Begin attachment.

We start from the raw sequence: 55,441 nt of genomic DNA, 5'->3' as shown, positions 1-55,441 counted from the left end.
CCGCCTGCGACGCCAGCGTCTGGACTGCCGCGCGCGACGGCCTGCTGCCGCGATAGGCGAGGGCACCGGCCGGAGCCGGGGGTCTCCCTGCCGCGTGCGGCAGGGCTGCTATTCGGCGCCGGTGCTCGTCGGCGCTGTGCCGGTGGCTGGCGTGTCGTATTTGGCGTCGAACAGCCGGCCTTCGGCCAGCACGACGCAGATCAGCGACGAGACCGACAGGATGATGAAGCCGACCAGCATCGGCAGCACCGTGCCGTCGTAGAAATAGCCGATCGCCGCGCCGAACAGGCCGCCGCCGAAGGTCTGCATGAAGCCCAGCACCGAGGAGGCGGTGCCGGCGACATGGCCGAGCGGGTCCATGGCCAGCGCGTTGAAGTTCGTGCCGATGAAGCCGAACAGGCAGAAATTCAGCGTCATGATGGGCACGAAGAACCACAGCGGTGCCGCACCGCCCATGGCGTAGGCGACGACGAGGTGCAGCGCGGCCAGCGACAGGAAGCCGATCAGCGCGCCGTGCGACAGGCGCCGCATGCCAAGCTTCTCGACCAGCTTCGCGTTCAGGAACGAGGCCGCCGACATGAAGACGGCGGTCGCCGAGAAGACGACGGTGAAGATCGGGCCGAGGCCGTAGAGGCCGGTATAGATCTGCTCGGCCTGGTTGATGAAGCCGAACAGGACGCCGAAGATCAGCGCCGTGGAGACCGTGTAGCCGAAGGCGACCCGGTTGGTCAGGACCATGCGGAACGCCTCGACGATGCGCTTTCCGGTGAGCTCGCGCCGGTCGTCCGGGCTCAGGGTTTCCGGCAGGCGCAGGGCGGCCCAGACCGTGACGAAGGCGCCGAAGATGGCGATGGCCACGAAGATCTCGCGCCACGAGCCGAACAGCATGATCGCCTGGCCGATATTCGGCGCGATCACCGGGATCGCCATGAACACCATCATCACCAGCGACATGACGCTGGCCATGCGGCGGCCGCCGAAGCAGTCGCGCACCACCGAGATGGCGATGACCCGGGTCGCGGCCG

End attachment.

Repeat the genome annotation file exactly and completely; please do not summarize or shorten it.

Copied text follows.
We start from the raw sequence: 55,441 nt of genomic DNA, 5'->3' as shown, positions 1-55,441 counted from the left end.
CCGCCTGCGACGCCAGCGTCTGGACTGCCGCGCGCGACGGCCTGCTGCCGCGATAGGCGAGGGCACCGGCCGGAGCCGGGGGTCTCCCTGCCGCGTGCGGCAGGGCTGCTATTCGGCGCCGGTGCTCGTCGGCGCTGTGCCGGTGGCTGGCGTGTCGTATTTGGCGTCGAACAGCCGGCCTTCGGCCAGCACGACGCAGATCAGCGACGAGACCGACAGGATGATGAAGCCGACCAGCATCGGCAGCACCGTGCCGTCGTAGAAATAGCCGATCGCCGCGCCGAACAGGCCGCCGCCGAAGGTCTGCATGAAGCCCAGCACCGAGGAGGCGGTGCCGGCGACATGGCCGAGCGGGTCCATGGCCAGCGCGTTGAAGTTCGTGCCGATGAAGCCGAACAGGCAGAAATTCAGCGTCATGATGGGCACGAAGAACCACAGCGGTGCCGCACCGCCCATGGCGTAGGCGACGACGAGGTGCAGCGCGGCCAGCGACAGGAAGCCGATCAGCGCGCCGTGCGACAGGCGCCGCATGCCAAGCTTCTCGACCAGCTTCGCGTTCAGGAACGAGGCCGCCGACATGAAGACGGCGGTCGCCGAGAAGACGACGGTGAAGATCGGGCCGAGGCCGTAGAGGCCGGTATAGATCTGCTCGGCCTGGTTGATGAAGCCGAACAGGACGCCGAAGATCAGCGCCGTGGAGACCGTGTAGCCGAAGGCGACCCGGTTGGTCAGGACCATGCGGAACGCCTCGACGATGCGCTTTCCGGTGAGCTCGCGCCGGTCGTCCGGGCTCAGGGTTTCCGGCAGGCGCAGGGCGGCCCAGACCGTGACGAAGGCGCCGAAGATGGCGATGGCCACGAAGATCTCGCGCCACGAGCCGAACAGCATGATCGCCTGGCCGATATTCGGCGCGATCACCGGGATCGCCATGAACACCATCATCACCAGCGACATGACGCTGGCCATGCGGCGGCCGCCGAAGCAGTCGCGCACCACCGAGATGGCGATGACCCGGGTCGCGGCCG